Our family's story
My daughter, "M," was one of the lucky ones. A very wise mom who had raised a daughter with dyslexia through adulthood noticed during M's pre-K year that she showed signs eerily similar to her own daughter at that age. We brought M for a private evaluation and learned that she was "at risk" for dyslexia. We began providing her with the recommended Orton-Gillingham method of instruction when she turned 5, and when she turned 7, we had her privately reevaluated. This time the diagnosis was clear: no longer simply "at risk," M had dyslexia. She continues to receive private instruction and she is still reading at grade level. (As a parent contributor for "LD Insights," the blog of the National Center for Learning Disabilities, I shared our emotional story -- feel free to check it out).
There is a saying
"To whom much is given, much is expected." Some may know it from the Bible, others from Spider-man, but it is a principle that resides deep in my heart. I set out to learn as much as I could about dyslexia, how schools approach it in Arizona, and how I might be able to make a difference for other students. I became involved as a board of member of Raising Special Kids and as a co-founder of PEN Phoenix, fantastic, nonprofit organizations that support students with learning challenges. The more parents I talked to, the more I learned just how unusual our story of early identification and remediation for dyslexia really was. The more typical scenario seemed to involve kids who remained unidentified as having a learning disability until they were in the later elementary or middle school years, at which point they'd fallen hopelessly behind and had suffered numerous debilitating emotional and often physical reactions.
Why was this happening?
Why were students with dyslexia not being taught how to read? I thought that's what special education was for? Having attended law school and spent many years practicing law before becoming a stay-at-home mom, I set about to try to learn what federal and Arizona law required with respect to students with dyslexia. The answer was startling: nothing. Although both federal and Arizona law require schools to evaluate and provide special education for something called "Specific Learning Disability," which can include dyslexia, the laws neither define dyslexia nor require that schools provide the type of reading instruction known to work for students with dyslexia. This is the case even though we now know that 80% of students in the "SLD" category actually have dyslexia!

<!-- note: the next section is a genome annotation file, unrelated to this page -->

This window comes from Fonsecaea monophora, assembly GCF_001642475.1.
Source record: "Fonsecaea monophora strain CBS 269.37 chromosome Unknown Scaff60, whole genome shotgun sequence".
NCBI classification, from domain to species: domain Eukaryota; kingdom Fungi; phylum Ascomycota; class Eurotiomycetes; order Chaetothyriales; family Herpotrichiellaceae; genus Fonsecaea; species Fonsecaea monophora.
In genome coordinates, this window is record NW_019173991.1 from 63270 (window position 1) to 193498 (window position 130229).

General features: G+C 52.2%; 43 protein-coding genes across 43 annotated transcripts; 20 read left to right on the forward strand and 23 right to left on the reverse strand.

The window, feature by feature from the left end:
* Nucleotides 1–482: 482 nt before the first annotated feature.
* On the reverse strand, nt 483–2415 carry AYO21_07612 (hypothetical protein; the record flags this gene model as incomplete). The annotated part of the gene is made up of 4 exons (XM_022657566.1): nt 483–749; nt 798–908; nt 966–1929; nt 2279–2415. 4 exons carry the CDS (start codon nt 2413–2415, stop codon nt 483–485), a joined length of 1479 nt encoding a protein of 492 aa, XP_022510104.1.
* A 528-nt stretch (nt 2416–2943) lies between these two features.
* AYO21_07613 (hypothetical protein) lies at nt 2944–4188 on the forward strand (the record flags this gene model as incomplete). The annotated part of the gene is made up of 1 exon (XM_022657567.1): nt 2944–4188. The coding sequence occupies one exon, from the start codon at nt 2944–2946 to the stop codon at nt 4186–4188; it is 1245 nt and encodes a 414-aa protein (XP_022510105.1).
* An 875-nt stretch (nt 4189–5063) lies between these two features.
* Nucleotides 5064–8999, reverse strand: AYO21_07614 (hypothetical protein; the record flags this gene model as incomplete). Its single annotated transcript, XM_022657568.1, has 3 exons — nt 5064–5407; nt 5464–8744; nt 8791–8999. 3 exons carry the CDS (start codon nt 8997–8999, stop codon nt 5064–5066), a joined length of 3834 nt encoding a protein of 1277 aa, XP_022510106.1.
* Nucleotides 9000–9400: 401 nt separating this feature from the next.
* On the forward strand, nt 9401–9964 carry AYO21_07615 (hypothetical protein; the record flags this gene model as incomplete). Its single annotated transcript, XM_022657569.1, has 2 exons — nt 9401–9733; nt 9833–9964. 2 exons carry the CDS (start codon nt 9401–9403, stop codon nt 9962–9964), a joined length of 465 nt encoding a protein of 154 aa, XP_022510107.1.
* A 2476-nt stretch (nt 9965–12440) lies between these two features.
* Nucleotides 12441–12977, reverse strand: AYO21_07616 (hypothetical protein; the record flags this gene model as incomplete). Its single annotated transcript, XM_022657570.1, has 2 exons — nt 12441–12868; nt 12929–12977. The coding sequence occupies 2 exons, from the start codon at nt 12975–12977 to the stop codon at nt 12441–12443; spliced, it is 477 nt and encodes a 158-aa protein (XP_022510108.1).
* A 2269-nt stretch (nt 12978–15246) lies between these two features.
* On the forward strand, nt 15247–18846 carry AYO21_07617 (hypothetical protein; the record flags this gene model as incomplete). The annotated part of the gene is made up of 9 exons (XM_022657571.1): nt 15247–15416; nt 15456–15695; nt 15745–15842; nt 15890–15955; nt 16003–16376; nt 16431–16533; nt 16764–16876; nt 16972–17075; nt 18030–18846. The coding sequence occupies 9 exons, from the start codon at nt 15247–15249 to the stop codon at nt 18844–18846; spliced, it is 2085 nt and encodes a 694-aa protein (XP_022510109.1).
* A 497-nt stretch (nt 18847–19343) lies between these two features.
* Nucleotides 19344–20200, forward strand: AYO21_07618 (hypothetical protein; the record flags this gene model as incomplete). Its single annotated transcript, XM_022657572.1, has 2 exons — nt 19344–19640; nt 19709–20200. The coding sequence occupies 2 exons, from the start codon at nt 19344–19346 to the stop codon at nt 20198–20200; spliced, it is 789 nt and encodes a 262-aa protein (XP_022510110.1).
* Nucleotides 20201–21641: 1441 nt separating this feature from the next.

As a result, when a parent of a struggling reader mentions dyslexia -- or even brings in the results of a private evaluation finding a dyslexia diagnosis -- public schools in Arizona typically respond by rejecting the report, with the explanation, "Arizona does not recognize dyslexia." These students may (or may not) be provided services for what the schools call something like "Specific Learning Disability - Reading," but the instruction is not based on the methodology these kids need. The most frustrating part about this situation is that parents often have absolutely no idea that what the school is offering is grossly inadequate -- until it is far too late.
Tell us your story
Several other states around the country have enacted very specific laws guaranteeing students with dyslexia the "free, appropriate, public education" required by law. Arizona is woefully behind the times, and we all need to work together to catch up for the sake of our children and our future. Although you may feel powerless against "the system," you can make a big difference simply by telling your story. Personal stories are powerful, because they create the sort of emotional connection that will spur people to action. So in the comments section below, please consider sharing the ups and downs of your journey. Is your child a struggling reader? Does he or she have a dyslexia diagnosis? What is your school doing to help? What sorts of changes would you like to see? Together, there is no limit to what we can accomplish for our kids, and that is why I have joined Decoding Dyslexia Arizona.